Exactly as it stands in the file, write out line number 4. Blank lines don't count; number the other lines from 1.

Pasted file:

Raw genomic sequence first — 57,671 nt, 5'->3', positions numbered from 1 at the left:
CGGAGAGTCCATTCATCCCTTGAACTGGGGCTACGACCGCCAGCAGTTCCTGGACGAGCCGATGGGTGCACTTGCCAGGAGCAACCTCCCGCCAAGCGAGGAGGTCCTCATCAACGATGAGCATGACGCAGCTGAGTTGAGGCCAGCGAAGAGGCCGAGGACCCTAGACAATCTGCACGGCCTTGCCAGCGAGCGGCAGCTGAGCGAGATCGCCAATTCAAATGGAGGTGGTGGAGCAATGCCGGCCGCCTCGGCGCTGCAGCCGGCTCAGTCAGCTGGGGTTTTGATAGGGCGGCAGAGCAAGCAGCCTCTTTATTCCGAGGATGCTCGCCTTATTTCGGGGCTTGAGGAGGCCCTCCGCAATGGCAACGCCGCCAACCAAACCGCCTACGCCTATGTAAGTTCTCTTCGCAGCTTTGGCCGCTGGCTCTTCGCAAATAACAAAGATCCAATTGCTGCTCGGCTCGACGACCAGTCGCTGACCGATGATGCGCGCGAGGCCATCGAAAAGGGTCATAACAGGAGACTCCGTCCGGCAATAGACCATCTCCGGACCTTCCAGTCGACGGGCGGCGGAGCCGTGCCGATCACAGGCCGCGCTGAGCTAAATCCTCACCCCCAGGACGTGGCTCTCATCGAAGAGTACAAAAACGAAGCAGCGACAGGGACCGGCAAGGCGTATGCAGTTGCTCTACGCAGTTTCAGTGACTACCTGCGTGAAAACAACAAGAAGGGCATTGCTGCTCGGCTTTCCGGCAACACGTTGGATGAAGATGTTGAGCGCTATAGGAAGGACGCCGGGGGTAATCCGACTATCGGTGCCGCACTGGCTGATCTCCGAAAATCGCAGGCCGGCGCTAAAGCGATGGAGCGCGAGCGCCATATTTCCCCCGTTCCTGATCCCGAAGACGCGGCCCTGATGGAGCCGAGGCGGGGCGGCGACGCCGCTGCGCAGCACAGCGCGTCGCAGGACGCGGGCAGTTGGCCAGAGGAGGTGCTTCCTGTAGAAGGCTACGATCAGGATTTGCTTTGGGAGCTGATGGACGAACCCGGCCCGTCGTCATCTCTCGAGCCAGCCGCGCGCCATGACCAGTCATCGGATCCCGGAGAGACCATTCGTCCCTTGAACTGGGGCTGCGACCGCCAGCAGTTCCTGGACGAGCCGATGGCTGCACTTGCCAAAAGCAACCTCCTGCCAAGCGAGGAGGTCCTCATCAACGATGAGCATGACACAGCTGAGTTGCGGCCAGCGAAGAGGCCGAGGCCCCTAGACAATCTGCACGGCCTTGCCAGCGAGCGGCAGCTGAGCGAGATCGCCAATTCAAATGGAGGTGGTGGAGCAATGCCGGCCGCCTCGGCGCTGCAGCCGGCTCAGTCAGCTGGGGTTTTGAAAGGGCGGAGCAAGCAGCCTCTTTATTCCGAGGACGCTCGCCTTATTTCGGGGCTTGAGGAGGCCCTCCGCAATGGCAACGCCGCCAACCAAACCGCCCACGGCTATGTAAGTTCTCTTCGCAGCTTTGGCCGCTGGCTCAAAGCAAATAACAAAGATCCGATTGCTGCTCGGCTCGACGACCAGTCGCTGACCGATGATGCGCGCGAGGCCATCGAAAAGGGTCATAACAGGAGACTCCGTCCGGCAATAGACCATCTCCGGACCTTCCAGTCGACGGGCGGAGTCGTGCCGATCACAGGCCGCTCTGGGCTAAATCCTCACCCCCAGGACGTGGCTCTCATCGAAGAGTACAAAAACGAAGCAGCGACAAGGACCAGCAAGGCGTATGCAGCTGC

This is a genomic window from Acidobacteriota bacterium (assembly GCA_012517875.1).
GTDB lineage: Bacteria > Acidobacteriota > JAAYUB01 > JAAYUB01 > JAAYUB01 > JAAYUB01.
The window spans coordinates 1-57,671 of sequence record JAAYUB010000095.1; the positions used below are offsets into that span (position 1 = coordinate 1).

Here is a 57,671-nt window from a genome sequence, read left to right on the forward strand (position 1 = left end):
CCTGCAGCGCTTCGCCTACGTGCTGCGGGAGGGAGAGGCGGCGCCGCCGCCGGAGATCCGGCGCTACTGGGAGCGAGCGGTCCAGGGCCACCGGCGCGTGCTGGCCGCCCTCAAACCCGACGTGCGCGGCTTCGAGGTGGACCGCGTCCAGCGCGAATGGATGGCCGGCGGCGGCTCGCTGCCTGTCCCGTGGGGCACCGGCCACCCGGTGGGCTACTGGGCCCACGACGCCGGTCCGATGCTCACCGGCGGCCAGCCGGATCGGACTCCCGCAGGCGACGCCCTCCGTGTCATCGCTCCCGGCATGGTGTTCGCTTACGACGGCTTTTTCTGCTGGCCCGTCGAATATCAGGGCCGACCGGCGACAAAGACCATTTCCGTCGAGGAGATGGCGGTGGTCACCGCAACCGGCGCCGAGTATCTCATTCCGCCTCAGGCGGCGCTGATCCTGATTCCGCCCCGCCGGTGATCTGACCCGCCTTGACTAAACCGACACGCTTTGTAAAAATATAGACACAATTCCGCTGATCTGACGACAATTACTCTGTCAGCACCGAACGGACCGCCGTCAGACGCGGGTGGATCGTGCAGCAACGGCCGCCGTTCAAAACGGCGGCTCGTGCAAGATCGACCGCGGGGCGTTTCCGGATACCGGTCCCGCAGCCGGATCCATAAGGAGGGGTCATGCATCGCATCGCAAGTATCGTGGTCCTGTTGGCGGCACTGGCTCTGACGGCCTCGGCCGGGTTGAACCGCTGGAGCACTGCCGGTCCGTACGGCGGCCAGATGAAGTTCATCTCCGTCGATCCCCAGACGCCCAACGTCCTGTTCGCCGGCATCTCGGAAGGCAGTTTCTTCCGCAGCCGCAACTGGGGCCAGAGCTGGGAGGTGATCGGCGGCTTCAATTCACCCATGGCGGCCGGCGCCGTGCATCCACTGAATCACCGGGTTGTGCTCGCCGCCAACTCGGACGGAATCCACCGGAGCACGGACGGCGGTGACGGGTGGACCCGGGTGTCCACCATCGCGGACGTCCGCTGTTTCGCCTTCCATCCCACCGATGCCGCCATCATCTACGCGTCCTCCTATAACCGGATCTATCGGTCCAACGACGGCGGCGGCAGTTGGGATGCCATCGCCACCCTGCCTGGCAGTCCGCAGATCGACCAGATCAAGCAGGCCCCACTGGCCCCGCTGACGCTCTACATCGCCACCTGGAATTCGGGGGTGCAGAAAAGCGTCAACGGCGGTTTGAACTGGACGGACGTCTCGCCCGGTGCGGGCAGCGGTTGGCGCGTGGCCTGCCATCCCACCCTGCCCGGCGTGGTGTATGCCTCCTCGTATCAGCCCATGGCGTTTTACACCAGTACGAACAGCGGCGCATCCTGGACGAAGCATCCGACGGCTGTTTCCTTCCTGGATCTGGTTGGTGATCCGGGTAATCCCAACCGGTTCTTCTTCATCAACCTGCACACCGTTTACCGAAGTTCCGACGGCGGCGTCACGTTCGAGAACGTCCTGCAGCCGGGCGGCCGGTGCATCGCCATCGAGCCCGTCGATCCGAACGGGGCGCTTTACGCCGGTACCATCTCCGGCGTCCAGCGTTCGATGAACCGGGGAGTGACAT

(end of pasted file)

GTDB lineage: Bacteria > Acidobacteriota > JAAYUB01 > JAAYUB01 > JAAYUB01 > JAAYUB01.